How much time?
Costa Rica is a relatively small country and a week is enough to get a taste of the local Tico life. However, additional days are recommended for getting to more remote destinations or building in extra beach time.
Who is it for?
Travelers up for eco-conscious beach bumming, wildlife spotting from sky to sea, gliding through the forest canopy on a zip-line, surf-hopping the coast, or taking some heat from active volcanoes.
Passport holders from the United States, Canada, the United Kingdom, Australia, and New Zealand are able to visit Costa Rica for 90 days without a visa. Passports must be valid for six months after the date of entry in Costa Rica.
How to get around?
Nature Air and Sansa Air offer affordable flights throughout the country with most travel times under or around an hour from San Jose. Car rental is available but can be harrowing and expensive. Better options are taking advantage of the country’s extensive bus network or hiring a car and driver.
Nayara Hotel, Spa & Gardens
Shrouded in the forests near Arenal Volcano National Park, Nayara Hotel’s romantic setting features magnificent views of the billowing volcano on clear days. The location also serves as a great base for experiencing nearby nature and adventures such as zip-lining, canyoning, white-water rafting, touring the forest canopies, and kayaking in the Caño Negro National Wildlife Refuge. All of the hotel’s rooms are freestanding bungalows, designed to blend harmoniously with the surrounding nature while delivering on modern amenities. After a day of adventures, the spa is a great place to unwind with treatments using local volcanic mud and organic chocolate clay rich in restoring minerals.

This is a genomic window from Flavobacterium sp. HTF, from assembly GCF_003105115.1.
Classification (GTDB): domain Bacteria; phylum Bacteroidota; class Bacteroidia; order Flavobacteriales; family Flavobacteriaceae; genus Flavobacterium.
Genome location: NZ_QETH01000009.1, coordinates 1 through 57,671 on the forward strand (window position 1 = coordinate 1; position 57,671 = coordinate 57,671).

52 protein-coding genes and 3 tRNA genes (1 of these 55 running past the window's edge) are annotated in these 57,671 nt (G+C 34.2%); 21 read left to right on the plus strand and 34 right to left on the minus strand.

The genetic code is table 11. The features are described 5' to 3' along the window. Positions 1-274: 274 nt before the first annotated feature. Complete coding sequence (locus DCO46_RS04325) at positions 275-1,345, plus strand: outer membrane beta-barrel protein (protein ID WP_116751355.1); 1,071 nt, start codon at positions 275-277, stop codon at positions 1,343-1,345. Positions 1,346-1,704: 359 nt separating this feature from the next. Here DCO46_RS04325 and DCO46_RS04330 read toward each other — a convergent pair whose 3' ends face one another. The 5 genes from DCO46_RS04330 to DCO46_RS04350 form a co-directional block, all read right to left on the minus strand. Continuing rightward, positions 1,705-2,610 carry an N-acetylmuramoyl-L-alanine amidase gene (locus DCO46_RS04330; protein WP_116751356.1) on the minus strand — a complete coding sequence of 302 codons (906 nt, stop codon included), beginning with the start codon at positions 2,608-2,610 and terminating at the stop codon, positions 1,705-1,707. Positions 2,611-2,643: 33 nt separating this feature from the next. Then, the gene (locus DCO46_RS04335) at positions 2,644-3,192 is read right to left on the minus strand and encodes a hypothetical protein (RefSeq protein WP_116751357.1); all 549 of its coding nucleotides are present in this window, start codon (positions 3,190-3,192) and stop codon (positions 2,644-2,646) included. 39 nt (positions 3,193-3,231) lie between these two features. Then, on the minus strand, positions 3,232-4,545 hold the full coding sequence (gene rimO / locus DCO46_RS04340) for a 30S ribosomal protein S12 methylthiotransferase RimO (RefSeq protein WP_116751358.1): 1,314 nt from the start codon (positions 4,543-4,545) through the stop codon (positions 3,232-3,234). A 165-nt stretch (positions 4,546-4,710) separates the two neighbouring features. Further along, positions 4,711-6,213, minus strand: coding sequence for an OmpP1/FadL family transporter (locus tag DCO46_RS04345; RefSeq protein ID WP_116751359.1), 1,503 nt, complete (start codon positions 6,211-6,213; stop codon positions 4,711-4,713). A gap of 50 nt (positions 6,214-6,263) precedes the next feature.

Lapa Rios Eco-Lodge
Overlooking the Pacific Ocean, on the wild Osa Peninsula, this exclusive eco-lodge is comprised of only 16 private bungalows, each with inviting private decks and canopy beds. Nature lovers hardly have to leave the lodge as monkeys and macaws frequent the grounds and surrounding private reserve, but nearby Corvocado National Park offers the opportunity for deep and diverse natural immersion across its 13 major ecosystems. The hotel also takes sustainability seriously and was the first to be awarded five-leaf status from the Costa Rica Tourism Board’s (ICT) Certification for Sustainable Tourism.
Deep in the heart of the rainforest, daring guests can reach this lodge by whitewater rafting the rapids of the scenic Pacuare River. Whether arriving by road or river, the sustainably-built, wood and palm-thatched bungalows offer an alluring retreat in an exotic jungle environment. From the lodge guests can repel down waterfalls, embark on guided naturalist hikes through the forest, and experience the culture of the indigenous Cabecar tribe. Even meals at the lodge can come with a side of thrills – dinner at the “Nest” is a private, candlelit culinary experience held on a 60 ft. high platform in the treetops.
Arenas Del Mar
Set in a private nature reserve with access to two beautiful beaches and views of nearby Manuel Antonio National Park, Arenas Del Mar is ideal for both exploration and relaxation. The carbon-neutral resort is a great for bird-watching, surfing, sailing, horseback riding or sunbathing. For a break from more active pursuits, guests can savor ocean vistas and fresh Costa Rican seafood at the resort’s restaurants or cool down in one of its two chlorine-free pools.